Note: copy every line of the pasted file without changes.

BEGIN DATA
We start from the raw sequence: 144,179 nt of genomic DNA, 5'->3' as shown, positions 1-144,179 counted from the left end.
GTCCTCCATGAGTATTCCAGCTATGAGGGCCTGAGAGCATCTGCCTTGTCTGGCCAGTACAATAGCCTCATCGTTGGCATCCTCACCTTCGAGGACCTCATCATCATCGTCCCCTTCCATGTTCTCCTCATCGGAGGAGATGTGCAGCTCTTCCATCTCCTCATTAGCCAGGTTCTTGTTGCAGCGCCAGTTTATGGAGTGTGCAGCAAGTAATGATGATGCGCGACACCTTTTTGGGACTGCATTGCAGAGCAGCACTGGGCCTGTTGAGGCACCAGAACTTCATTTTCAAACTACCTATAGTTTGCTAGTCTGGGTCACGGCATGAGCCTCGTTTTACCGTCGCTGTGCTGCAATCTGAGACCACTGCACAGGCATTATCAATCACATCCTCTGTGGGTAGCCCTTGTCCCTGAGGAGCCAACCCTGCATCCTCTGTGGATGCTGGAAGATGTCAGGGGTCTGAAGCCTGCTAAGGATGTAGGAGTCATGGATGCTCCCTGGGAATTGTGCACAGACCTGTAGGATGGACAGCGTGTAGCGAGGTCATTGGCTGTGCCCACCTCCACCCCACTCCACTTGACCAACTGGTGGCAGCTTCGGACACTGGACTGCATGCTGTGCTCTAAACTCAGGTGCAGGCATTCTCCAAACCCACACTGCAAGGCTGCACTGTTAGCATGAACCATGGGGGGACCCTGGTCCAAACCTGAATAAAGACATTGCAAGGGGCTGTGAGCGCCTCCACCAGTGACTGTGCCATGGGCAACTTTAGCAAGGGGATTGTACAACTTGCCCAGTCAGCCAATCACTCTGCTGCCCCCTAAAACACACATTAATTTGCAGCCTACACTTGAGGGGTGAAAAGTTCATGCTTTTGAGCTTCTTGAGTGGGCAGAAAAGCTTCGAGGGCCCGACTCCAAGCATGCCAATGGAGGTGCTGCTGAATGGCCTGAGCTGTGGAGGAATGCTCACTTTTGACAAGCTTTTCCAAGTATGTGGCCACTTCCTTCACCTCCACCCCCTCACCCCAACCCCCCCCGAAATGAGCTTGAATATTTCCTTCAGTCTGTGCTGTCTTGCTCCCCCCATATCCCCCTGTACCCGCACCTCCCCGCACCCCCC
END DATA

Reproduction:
We start from the raw sequence: 144,179 nt of genomic DNA, 5'->3' as shown, positions 1-144,179 counted from the left end.
GTCCTCCATGAGTATTCCAGCTATGAGGGCCTGAGAGCATCTGCCTTGTCTGGCCAGTACAATAGCCTCATCGTTGGCATCCTCACCTTCGAGGACCTCATCATCATCGTCCCCTTCCATGTTCTCCTCATCGGAGGAGATGTGCAGCTCTTCCATCTCCTCATTAGCCAGGTTCTTGTTGCAGCGCCAGTTTATGGAGTGTGCAGCAAGTAATGATGATGCGCGACACCTTTTTGGGACTGCATTGCAGAGCAGCACTGGGCCTGTTGAGGCACCAGAACTTCATTTTCAAACTACCTATAGTTTGCTAGTCTGGGTCACGGCATGAGCCTCGTTTTACCGTCGCTGTGCTGCAATCTGAGACCACTGCACAGGCATTATCAATCACATCCTCTGTGGGTAGCCCTTGTCCCTGAGGAGCCAACCCTGCATCCTCTGTGGATGCTGGAAGATGTCAGGGGTCTGAAGCCTGCTAAGGATGTAGGAGTCATGGATGCTCCCTGGGAATTGTGCACAGACCTGTAGGATGGACAGCGTGTAGCGAGGTCATTGGCTGTGCCCACCTCCACCCCACTCCACTTGACCAACTGGTGGCAGCTTCGGACACTGGACTGCATGCTGTGCTCTAAACTCAGGTGCAGGCATTCTCCAAACCCACACTGCAAGGCTGCACTGTTAGCATGAACCATGGGGGGACCCTGGTCCAAACCTGAATAAAGACATTGCAAGGGGCTGTGAGCGCCTCCACCAGTGACTGTGCCATGGGCAACTTTAGCAAGGGGATTGTACAACTTGCCCAGTCAGCCAATCACTCTGCTGCCCCCTAAAACACACATTAATTTGCAGCCTACACTTGAGGGGTGAAAAGTTCATGCTTTTGAGCTTCTTGAGTGGGCAGAAAAGCTTCGAGGGCCCGACTCCAAGCATGCCAATGGAGGTGCTGCTGAATGGCCTGAGCTGTGGAGGAATGCTCACTTTTGACAAGCTTTTCCAAGTATGTGGCCACTTCCTTCACCTCCACCCCCTCACCCCAACCCCCCCCGAAATGAGCTTGAATATTTCCTTCAGTCTGTGCTGTCTTGCTCCCCCCATATCCCCCTGTACCCGCACCTCCCCGCACCCCCC